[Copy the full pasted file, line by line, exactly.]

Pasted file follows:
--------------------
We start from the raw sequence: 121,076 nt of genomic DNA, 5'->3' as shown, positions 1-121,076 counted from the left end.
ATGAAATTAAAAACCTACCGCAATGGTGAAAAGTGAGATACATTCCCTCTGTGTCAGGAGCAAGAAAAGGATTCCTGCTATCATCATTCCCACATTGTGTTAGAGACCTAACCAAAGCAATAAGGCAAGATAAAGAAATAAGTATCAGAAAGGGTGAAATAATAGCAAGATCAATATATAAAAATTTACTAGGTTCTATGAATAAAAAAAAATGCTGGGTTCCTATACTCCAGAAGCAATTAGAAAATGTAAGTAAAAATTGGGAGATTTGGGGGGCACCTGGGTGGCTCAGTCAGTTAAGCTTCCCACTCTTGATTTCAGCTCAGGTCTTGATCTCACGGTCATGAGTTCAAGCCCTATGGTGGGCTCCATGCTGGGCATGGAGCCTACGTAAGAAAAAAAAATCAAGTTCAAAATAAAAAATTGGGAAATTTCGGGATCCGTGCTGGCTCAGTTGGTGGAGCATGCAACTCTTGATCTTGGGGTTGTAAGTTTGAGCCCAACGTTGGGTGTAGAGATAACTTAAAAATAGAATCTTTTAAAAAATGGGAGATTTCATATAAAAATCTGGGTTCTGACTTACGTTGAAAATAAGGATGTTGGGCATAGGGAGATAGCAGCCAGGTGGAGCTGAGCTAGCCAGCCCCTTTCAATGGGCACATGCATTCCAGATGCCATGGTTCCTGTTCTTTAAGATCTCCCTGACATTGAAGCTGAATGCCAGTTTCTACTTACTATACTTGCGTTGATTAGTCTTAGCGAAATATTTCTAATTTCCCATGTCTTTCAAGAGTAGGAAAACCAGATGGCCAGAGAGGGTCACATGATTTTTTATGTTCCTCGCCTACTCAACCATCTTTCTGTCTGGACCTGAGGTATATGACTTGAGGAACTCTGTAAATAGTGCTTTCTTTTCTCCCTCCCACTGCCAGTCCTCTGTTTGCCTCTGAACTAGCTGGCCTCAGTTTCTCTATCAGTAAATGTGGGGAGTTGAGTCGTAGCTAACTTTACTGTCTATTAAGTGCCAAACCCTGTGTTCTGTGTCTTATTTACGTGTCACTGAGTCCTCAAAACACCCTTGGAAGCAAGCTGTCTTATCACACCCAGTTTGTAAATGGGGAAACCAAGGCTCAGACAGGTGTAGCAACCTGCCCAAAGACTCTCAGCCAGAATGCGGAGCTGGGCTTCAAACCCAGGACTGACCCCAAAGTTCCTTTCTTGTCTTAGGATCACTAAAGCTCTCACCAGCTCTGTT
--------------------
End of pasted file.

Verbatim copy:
We start from the raw sequence: 121,076 nt of genomic DNA, 5'->3' as shown, positions 1-121,076 counted from the left end.
ATGAAATTAAAAACCTACCGCAATGGTGAAAAGTGAGATACATTCCCTCTGTGTCAGGAGCAAGAAAAGGATTCCTGCTATCATCATTCCCACATTGTGTTAGAGACCTAACCAAAGCAATAAGGCAAGATAAAGAAATAAGTATCAGAAAGGGTGAAATAATAGCAAGATCAATATATAAAAATTTACTAGGTTCTATGAATAAAAAAAAATGCTGGGTTCCTATACTCCAGAAGCAATTAGAAAATGTAAGTAAAAATTGGGAGATTTGGGGGGCACCTGGGTGGCTCAGTCAGTTAAGCTTCCCACTCTTGATTTCAGCTCAGGTCTTGATCTCACGGTCATGAGTTCAAGCCCTATGGTGGGCTCCATGCTGGGCATGGAGCCTACGTAAGAAAAAAAAATCAAGTTCAAAATAAAAAATTGGGAAATTTCGGGATCCGTGCTGGCTCAGTTGGTGGAGCATGCAACTCTTGATCTTGGGGTTGTAAGTTTGAGCCCAACGTTGGGTGTAGAGATAACTTAAAAATAGAATCTTTTAAAAAATGGGAGATTTCATATAAAAATCTGGGTTCTGACTTACGTTGAAAATAAGGATGTTGGGCATAGGGAGATAGCAGCCAGGTGGAGCTGAGCTAGCCAGCCCCTTTCAATGGGCACATGCATTCCAGATGCCATGGTTCCTGTTCTTTAAGATCTCCCTGACATTGAAGCTGAATGCCAGTTTCTACTTACTATACTTGCGTTGATTAGTCTTAGCGAAATATTTCTAATTTCCCATGTCTTTCAAGAGTAGGAAAACCAGATGGCCAGAGAGGGTCACATGATTTTTTATGTTCCTCGCCTACTCAACCATCTTTCTGTCTGGACCTGAGGTATATGACTTGAGGAACTCTGTAAATAGTGCTTTCTTTTCTCCCTCCCACTGCCAGTCCTCTGTTTGCCTCTGAACTAGCTGGCCTCAGTTTCTCTATCAGTAAATGTGGGGAGTTGAGTCGTAGCTAACTTTACTGTCTATTAAGTGCCAAACCCTGTGTTCTGTGTCTTATTTACGTGTCACTGAGTCCTCAAAACACCCTTGGAAGCAAGCTGTCTTATCACACCCAGTTTGTAAATGGGGAAACCAAGGCTCAGACAGGTGTAGCAACCTGCCCAAAGACTCTCAGCCAGAATGCGGAGCTGGGCTTCAAACCCAGGACTGACCCCAAAGTTCCTTTCTTGTCTTAGGATCACTAAAGCTCTCACCAGCTCTGTT